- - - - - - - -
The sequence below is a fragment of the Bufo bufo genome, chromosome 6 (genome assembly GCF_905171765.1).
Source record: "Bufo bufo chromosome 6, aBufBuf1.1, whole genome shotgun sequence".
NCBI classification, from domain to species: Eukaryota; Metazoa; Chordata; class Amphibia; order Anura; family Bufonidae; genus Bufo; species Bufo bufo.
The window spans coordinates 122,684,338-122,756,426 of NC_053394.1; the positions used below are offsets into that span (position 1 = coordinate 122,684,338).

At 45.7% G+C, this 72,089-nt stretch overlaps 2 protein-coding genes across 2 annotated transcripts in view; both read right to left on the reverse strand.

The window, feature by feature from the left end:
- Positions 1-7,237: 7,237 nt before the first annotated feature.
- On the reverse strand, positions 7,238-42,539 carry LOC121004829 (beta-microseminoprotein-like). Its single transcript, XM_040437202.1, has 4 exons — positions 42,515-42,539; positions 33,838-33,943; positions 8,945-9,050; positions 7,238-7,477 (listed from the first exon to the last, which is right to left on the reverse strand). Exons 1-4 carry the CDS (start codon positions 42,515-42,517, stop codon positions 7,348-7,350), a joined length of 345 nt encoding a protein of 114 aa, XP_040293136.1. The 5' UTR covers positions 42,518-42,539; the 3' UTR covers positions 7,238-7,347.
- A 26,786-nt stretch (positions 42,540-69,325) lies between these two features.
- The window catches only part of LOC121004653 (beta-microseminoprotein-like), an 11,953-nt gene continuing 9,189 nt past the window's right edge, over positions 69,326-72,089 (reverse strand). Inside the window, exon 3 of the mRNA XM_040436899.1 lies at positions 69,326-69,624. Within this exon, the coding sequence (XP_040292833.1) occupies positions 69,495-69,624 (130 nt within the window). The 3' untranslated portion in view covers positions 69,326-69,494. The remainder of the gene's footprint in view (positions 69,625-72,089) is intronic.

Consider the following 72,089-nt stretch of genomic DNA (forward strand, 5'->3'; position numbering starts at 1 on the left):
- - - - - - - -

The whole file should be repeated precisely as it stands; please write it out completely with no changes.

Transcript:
The sequence below is a fragment of the Bufo bufo genome, chromosome 6 (genome assembly GCF_905171765.1).
Source record: "Bufo bufo chromosome 6, aBufBuf1.1, whole genome shotgun sequence".
NCBI classification, from domain to species: Eukaryota; Metazoa; Chordata; class Amphibia; order Anura; family Bufonidae; genus Bufo; species Bufo bufo.
The window spans coordinates 122,684,338-122,756,426 of NC_053394.1; the positions used below are offsets into that span (position 1 = coordinate 122,684,338).

At 45.7% G+C, this 72,089-nt stretch overlaps 2 protein-coding genes across 2 annotated transcripts in view; both read right to left on the reverse strand.

The window, feature by feature from the left end:
- Positions 1-7,237: 7,237 nt before the first annotated feature.
- On the reverse strand, positions 7,238-42,539 carry LOC121004829 (beta-microseminoprotein-like). Its single transcript, XM_040437202.1, has 4 exons — positions 42,515-42,539; positions 33,838-33,943; positions 8,945-9,050; positions 7,238-7,477 (listed from the first exon to the last, which is right to left on the reverse strand). Exons 1-4 carry the CDS (start codon positions 42,515-42,517, stop codon positions 7,348-7,350), a joined length of 345 nt encoding a protein of 114 aa, XP_040293136.1. The 5' UTR covers positions 42,518-42,539; the 3' UTR covers positions 7,238-7,347.
- A 26,786-nt stretch (positions 42,540-69,325) lies between these two features.
- The window catches only part of LOC121004653 (beta-microseminoprotein-like), an 11,953-nt gene continuing 9,189 nt past the window's right edge, over positions 69,326-72,089 (reverse strand). Inside the window, exon 3 of the mRNA XM_040436899.1 lies at positions 69,326-69,624. Within this exon, the coding sequence (XP_040292833.1) occupies positions 69,495-69,624 (130 nt within the window). The 3' untranslated portion in view covers positions 69,326-69,494. The remainder of the gene's footprint in view (positions 69,625-72,089) is intronic.

Consider the following 72,089-nt stretch of genomic DNA (forward strand, 5'->3'; position numbering starts at 1 on the left):